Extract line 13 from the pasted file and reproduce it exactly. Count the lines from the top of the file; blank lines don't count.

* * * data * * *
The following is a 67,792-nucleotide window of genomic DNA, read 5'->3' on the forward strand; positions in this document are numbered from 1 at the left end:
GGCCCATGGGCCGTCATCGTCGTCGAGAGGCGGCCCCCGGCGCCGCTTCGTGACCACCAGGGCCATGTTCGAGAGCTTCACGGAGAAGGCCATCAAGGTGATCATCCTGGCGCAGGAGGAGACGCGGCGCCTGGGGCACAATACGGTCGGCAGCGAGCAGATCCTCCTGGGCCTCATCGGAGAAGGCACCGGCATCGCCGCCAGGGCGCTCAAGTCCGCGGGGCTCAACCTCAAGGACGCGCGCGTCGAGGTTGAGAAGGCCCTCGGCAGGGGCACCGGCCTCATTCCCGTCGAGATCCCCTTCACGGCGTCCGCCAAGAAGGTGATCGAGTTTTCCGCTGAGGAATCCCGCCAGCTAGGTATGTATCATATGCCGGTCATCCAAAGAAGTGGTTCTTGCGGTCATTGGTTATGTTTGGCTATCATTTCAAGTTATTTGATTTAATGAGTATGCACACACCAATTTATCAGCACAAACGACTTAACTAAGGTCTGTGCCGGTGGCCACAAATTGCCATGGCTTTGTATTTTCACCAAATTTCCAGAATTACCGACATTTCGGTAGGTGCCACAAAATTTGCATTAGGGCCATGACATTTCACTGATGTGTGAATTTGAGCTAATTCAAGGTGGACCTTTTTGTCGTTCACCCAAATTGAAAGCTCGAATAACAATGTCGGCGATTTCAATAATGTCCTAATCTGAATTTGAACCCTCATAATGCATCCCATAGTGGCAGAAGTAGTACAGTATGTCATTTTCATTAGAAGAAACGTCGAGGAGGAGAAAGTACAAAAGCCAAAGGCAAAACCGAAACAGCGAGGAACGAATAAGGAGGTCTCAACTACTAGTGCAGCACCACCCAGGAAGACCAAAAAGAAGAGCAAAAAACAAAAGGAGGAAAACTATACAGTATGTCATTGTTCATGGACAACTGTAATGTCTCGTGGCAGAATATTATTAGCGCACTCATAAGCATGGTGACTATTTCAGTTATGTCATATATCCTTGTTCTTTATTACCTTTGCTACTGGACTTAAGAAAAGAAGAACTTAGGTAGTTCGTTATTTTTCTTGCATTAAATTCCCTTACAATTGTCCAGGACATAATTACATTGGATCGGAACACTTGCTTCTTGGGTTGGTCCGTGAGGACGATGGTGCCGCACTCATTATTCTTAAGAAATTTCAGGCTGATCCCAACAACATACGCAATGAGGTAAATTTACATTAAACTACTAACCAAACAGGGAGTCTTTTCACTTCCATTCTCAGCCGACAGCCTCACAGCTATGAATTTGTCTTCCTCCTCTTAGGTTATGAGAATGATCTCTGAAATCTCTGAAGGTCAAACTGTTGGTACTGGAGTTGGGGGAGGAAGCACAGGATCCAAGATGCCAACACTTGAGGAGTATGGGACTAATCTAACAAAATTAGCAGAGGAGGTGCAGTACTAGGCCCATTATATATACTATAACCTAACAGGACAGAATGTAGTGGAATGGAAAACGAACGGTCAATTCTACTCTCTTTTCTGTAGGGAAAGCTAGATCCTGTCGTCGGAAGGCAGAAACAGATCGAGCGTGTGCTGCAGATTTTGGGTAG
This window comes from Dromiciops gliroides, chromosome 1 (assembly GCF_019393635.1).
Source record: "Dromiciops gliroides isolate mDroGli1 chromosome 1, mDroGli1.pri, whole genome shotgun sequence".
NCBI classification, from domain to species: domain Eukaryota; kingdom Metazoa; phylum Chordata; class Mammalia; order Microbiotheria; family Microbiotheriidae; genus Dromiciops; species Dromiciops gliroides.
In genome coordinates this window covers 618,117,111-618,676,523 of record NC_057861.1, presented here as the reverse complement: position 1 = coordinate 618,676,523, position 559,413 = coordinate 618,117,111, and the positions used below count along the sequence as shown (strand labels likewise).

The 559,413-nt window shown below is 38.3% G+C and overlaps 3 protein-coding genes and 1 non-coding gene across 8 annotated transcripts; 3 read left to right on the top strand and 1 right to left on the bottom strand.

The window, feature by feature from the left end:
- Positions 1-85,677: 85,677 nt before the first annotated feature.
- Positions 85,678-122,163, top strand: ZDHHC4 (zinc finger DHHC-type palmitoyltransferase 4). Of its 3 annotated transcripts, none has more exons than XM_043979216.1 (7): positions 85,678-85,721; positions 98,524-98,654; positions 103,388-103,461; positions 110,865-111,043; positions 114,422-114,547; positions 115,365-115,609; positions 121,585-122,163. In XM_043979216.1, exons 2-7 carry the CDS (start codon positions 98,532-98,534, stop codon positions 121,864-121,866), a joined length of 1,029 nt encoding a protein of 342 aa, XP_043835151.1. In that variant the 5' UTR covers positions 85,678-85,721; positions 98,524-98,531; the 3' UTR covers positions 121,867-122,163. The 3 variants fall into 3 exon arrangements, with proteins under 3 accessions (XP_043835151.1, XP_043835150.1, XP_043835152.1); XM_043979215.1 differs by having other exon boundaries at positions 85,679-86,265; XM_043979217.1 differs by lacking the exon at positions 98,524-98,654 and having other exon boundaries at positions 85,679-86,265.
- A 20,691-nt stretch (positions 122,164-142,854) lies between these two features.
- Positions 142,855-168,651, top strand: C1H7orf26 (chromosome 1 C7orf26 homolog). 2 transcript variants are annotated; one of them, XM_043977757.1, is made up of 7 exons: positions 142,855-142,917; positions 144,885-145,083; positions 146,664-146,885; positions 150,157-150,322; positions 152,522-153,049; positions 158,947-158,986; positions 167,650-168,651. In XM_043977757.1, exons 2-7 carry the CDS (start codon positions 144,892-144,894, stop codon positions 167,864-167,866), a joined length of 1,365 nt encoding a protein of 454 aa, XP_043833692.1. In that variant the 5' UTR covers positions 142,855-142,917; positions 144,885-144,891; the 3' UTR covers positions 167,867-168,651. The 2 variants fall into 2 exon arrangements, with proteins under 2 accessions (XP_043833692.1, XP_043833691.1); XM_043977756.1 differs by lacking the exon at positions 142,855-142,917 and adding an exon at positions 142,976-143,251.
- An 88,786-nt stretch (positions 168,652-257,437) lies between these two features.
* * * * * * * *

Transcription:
- An 88,786-nt stretch (positions 168,652-257,437) lies between these two features.